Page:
Reflecting on the Career of Gary Williams

Reflecting on the Career of Gary Williams

One of the hardest parts about being a fan of college basketball is growing attached to a player on your team, because no matter how good they are or how much they personify your school and its fan base, you know that in a few shorts years, they’ll be gone. The NCAA grants us just a brief, four-year window to form a bond with a player in college and once that window of eligibility closes, you’re forced to move on, whether you want to or not. But as a Maryland fan, there has always been one thing that’s made the departure of some of my favorite Terps’ players sting a little less; you knew Gary Williams would still be on the sideline the following season. Knowing that gave most Maryland basketball fans a sense of comfort and ease, even after losing some of the program’s most accomplished players to graduation and careers in the NBA; fear not, for we have Gary Williams at the helm! With each new season and the new players and coaches that came with it, the one face that didn’t change was that of Gary Williams.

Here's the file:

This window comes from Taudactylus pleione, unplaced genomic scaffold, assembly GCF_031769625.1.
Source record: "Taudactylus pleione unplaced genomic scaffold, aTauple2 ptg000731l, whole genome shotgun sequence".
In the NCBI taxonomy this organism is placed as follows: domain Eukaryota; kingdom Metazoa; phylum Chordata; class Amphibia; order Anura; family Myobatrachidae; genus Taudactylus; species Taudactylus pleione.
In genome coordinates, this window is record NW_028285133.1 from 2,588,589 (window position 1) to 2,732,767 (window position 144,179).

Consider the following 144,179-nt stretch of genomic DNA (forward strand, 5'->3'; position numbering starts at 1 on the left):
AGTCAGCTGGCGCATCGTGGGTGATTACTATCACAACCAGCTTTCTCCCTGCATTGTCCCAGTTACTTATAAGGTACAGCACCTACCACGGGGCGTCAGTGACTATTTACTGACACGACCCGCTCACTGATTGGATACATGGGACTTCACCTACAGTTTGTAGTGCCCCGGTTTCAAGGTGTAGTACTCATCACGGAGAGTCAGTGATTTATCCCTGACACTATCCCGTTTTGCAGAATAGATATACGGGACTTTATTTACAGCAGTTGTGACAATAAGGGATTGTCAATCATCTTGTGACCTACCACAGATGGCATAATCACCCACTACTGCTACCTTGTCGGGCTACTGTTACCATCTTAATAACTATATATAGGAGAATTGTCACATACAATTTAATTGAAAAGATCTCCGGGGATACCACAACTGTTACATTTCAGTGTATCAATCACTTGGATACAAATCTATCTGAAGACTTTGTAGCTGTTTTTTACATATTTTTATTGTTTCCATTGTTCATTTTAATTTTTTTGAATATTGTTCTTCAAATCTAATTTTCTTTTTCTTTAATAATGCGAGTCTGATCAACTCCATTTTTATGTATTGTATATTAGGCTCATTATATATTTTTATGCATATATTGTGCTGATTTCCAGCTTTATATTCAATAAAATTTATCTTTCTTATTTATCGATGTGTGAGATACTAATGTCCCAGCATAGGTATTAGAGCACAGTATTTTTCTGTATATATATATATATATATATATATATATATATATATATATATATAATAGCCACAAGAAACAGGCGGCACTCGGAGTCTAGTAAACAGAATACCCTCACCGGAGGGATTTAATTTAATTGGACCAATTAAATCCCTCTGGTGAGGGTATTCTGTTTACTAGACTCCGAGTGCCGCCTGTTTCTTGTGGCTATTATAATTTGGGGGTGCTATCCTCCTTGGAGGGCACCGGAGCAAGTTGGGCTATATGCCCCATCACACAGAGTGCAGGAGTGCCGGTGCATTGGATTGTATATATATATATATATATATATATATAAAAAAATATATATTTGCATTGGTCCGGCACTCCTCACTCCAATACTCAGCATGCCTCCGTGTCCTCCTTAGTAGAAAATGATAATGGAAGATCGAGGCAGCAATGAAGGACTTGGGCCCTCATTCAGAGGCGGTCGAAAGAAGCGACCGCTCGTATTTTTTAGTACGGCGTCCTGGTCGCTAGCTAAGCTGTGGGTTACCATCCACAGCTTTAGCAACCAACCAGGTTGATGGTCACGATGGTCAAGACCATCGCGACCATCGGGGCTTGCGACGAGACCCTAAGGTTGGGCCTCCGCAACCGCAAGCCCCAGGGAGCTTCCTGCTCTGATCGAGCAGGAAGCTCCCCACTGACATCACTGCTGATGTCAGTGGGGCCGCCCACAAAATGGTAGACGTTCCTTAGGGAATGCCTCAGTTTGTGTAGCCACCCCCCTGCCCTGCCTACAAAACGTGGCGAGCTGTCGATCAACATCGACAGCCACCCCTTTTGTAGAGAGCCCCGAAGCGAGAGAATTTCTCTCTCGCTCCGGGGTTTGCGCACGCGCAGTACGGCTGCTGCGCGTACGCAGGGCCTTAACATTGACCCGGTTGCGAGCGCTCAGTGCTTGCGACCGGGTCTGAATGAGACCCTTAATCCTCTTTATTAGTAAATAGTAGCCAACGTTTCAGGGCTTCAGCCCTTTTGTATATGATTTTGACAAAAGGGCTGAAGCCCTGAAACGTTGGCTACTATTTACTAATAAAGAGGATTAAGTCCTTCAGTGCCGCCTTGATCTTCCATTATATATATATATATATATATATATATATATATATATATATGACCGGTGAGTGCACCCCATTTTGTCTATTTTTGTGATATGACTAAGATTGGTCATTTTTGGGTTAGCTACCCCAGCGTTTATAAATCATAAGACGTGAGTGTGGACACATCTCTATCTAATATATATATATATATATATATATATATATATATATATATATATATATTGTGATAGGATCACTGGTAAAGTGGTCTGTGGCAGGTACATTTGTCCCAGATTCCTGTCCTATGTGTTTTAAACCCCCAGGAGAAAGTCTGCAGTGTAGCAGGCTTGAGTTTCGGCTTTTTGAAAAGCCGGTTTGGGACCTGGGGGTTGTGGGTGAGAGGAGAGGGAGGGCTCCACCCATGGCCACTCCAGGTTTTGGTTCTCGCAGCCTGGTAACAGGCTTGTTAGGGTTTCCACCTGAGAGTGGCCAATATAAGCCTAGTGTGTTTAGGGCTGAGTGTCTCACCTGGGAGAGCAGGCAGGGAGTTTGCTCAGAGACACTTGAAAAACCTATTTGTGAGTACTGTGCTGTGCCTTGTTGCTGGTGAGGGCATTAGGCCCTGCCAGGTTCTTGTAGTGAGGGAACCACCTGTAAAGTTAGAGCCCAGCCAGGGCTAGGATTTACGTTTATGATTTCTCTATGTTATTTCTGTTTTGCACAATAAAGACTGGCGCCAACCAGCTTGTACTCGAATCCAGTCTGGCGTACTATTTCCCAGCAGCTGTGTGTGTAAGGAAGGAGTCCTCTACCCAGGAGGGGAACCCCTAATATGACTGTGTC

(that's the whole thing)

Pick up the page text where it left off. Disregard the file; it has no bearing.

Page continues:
Since I started following college basketball, Gary Williams has been the only coach I’ve known. Aside from Coach K at Duke and Jim Calhoun at UConn, few coaches today are as associated with their programs as Gary Williams is to Maryland. When someone says Maryland basketball, Gary’s antics on the sideline and sweat-soaked suits are some of the first things that pop into your mind. You think of a man who left a great job at Ohio State to return to his dream job at his alma mater in June of 1989. You also remember the hardships and struggles he endured when the dark clouds of NCAA sanctions resided over College Park for several years, shaking both his coaching abilities and desires to the core. Who could forget that despite those sanctions, despite the ban from playing on TV and appearing in the post season, Gary stuck it out. He didn’t bolt; he didn’t make excuses; he quietly rebuilt this basketball program from the shadows of Len Bias’ death and the NCAA’s "death penalty" into one that annually achieved national prominence, culminating in a National Championship in 2002.

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